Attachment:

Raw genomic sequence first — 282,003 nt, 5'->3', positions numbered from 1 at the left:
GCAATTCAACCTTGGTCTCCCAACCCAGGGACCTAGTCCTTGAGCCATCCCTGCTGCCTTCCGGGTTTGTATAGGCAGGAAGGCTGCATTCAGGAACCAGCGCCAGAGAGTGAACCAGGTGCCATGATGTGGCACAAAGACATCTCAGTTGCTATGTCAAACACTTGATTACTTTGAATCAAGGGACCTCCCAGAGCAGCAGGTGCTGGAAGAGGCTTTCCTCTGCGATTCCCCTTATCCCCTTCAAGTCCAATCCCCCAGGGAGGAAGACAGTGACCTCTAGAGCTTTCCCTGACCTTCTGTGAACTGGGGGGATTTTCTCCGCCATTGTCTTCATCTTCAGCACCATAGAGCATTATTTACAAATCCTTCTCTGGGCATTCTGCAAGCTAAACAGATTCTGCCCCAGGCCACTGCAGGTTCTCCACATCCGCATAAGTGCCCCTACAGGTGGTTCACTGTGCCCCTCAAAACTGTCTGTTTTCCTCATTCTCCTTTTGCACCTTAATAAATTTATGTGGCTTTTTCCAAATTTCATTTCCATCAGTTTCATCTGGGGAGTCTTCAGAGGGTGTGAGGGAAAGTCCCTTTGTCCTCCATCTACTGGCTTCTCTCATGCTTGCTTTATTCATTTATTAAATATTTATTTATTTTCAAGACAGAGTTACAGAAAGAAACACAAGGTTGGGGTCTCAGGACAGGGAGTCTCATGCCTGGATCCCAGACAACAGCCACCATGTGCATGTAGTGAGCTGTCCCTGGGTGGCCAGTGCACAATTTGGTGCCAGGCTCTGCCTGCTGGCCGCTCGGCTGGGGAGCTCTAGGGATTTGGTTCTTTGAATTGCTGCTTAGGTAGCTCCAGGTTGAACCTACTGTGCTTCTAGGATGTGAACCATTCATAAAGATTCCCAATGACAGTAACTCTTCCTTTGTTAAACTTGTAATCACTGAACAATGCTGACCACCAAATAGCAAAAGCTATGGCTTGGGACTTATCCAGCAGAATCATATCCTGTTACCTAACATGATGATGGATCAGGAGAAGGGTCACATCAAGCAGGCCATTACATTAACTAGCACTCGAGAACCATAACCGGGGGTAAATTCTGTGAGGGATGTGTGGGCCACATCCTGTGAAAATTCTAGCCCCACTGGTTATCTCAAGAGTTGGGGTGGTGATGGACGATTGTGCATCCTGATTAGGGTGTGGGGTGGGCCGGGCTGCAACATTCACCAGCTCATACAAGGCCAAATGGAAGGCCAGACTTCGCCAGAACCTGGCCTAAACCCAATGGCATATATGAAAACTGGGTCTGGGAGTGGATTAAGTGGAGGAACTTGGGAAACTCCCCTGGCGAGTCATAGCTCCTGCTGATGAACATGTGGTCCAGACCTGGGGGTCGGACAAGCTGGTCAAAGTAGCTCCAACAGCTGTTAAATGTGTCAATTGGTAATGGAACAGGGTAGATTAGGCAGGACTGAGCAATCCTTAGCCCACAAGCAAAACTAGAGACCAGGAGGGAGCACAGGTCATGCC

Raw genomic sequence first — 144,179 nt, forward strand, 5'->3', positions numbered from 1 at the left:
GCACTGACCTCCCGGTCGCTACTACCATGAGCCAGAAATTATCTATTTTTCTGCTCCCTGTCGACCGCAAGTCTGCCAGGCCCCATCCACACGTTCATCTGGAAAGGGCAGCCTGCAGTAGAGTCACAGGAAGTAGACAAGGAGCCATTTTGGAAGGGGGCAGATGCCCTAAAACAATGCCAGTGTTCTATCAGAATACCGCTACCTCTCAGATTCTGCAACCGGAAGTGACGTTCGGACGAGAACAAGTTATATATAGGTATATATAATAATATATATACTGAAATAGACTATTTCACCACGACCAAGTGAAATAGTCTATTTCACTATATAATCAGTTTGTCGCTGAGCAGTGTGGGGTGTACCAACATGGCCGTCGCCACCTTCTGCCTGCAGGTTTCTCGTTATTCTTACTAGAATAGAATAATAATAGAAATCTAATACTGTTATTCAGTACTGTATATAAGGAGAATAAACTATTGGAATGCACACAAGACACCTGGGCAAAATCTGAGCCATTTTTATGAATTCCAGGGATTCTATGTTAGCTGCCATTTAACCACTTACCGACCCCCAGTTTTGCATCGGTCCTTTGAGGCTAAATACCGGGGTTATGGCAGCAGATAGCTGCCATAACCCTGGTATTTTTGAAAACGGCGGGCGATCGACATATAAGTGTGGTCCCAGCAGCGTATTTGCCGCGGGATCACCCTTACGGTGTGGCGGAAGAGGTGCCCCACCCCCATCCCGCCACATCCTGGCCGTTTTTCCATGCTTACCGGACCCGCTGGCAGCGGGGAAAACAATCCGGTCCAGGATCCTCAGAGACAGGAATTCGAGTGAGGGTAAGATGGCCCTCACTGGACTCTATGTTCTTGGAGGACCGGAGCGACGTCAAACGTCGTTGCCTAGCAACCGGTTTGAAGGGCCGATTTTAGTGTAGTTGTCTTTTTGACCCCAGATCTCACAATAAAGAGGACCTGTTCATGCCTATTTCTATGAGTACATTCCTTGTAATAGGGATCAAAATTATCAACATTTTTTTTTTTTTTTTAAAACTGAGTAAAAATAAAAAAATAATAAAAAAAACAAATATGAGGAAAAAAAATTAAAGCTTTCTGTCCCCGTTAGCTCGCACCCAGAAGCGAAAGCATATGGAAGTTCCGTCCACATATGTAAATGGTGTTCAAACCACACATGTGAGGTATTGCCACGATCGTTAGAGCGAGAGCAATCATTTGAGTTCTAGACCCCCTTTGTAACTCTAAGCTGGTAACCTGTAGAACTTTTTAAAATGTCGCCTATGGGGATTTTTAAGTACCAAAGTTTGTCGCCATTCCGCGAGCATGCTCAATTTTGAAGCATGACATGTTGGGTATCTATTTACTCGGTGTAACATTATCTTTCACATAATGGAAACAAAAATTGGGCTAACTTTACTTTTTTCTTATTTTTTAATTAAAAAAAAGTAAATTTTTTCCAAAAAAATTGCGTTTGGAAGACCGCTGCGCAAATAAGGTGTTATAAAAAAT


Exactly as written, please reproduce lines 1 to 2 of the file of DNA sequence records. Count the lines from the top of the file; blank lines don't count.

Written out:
Raw genomic sequence first — 282,003 nt, 5'->3', positions numbered from 1 at the left:
GCAATTCAACCTTGGTCTCCCAACCCAGGGACCTAGTCCTTGAGCCATCCCTGCTGCCTTCCGGGTTTGTATAGGCAGGAAGGCTGCATTCAGGAACCAGCGCCAGAGAGTGAACCAGGTGCCATGATGTGGCACAAAGACATCTCAGTTGCTATGTCAAACACTTGATTACTTTGAATCAAGGGACCTCCCAGAGCAGCAGGTGCTGGAAGAGGCTTTCCTCTGCGATTCCCCTTATCCCCTTCAAGTCCAATCCCCCAGGGAGGAAGACAGTGACCTCTAGAGCTTTCCCTGACCTTCTGTGAACTGGGGGGATTTTCTCCGCCATTGTCTTCATCTTCAGCACCATAGAGCATTATTTACAAATCCTTCTCTGGGCATTCTGCAAGCTAAACAGATTCTGCCCCAGGCCACTGCAGGTTCTCCACATCCGCATAAGTGCCCCTACAGGTGGTTCACTGTGCCCCTCAAAACTGTCTGTTTTCCTCATTCTCCTTTTGCACCTTAATAAATTTATGTGGCTTTTTCCAAATTTCATTTCCATCAGTTTCATCTGGGGAGTCTTCAGAGGGTGTGAGGGAAAGTCCCTTTGTCCTCCATCTACTGGCTTCTCTCATGCTTGCTTTATTCATTTATTAAATATTTATTTATTTTCAAGACAGAGTTACAGAAAGAAACACAAGGTTGGGGTCTCAGGACAGGGAGTCTCATGCCTGGATCCCAGACAACAGCCACCATGTGCATGTAGTGAGCTGTCCCTGGGTGGCCAGTGCACAATTTGGTGCCAGGCTCTGCCTGCTGGCCGCTCGGCTGGGGAGCTCTAGGGATTTGGTTCTTTGAATTGCTGCTTAGGTAGCTCCAGGTTGAACCTACTGTGCTTCTAGGATGTGAACCATTCATAAAGATTCCCAATGACAGTAACTCTTCCTTTGTTAAACTTGTAATCACTGAACAATGCTGACCACCAAATAGCAAAAGCTATGGCTTGGGACTTATCCAGCAGAATCATATCCTGTTACCTAACATGATGATGGATCAGGAGAAGGGTCACATCAAGCAGGCCATTACATTAACTAGCACTCGAGAACCATAACCGGGGGTAAATTCTGTGAGGGATGTGTGGGCCACATCCTGTGAAAATTCTAGCCCCACTGGTTATCTCAAGAGTTGGGGTGGTGATGGACGATTGTGCATCCTGATTAGGGTGTGGGGTGGGCCGGGCTGCAACATTCACCAGCTCATACAAGGCCAAATGGAAGGCCAGACTTCGCCAGAACCTGGCCTAAACCCAATGGCATATATGAAAACTGGGTCTGGGAGTGGATTAAGTGGAGGAACTTGGGAAACTCCCCTGGCGAGTCATAGCTCCTGCTGATGAACATGTGGTCCAGACCTGGGGGTCGGACAAGCTGGTCAAAGTAGCTCCAACAGCTGTTAAATGTGTCAATTGGTAATGGAACAGGGTAGATTAGGCAGGACTGAGCAATCCTTAGCCCACAAGCAAAACTAGAGACCAGGAGGGAGCACAGGTCATGCC